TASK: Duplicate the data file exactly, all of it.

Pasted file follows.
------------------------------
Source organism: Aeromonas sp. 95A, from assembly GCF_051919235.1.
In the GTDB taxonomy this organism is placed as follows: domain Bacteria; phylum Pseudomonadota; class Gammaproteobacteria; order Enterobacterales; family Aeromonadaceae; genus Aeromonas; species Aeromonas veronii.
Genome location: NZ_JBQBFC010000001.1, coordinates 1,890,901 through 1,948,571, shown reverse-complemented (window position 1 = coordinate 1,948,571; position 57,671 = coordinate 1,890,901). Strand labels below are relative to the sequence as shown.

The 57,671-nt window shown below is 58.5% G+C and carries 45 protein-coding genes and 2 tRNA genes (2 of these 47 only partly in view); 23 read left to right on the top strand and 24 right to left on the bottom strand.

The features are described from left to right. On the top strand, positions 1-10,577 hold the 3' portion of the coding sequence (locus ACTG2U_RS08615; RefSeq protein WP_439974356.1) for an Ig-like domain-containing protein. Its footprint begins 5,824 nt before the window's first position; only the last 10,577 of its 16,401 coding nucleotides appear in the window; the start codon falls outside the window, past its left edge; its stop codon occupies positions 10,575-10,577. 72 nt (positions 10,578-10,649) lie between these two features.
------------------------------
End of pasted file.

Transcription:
Source organism: Aeromonas sp. 95A, from assembly GCF_051919235.1.
In the GTDB taxonomy this organism is placed as follows: domain Bacteria; phylum Pseudomonadota; class Gammaproteobacteria; order Enterobacterales; family Aeromonadaceae; genus Aeromonas; species Aeromonas veronii.
Genome location: NZ_JBQBFC010000001.1, coordinates 1,890,901 through 1,948,571, shown reverse-complemented (window position 1 = coordinate 1,948,571; position 57,671 = coordinate 1,890,901). Strand labels below are relative to the sequence as shown.

The 57,671-nt window shown below is 58.5% G+C and carries 45 protein-coding genes and 2 tRNA genes (2 of these 47 only partly in view); 23 read left to right on the top strand and 24 right to left on the bottom strand.

The features are described from left to right. On the top strand, positions 1-10,577 hold the 3' portion of the coding sequence (locus ACTG2U_RS08615; RefSeq protein WP_439974356.1) for an Ig-like domain-containing protein. Its footprint begins 5,824 nt before the window's first position; only the last 10,577 of its 16,401 coding nucleotides appear in the window; the start codon falls outside the window, past its left edge; its stop codon occupies positions 10,575-10,577. 72 nt (positions 10,578-10,649) lie between these two features.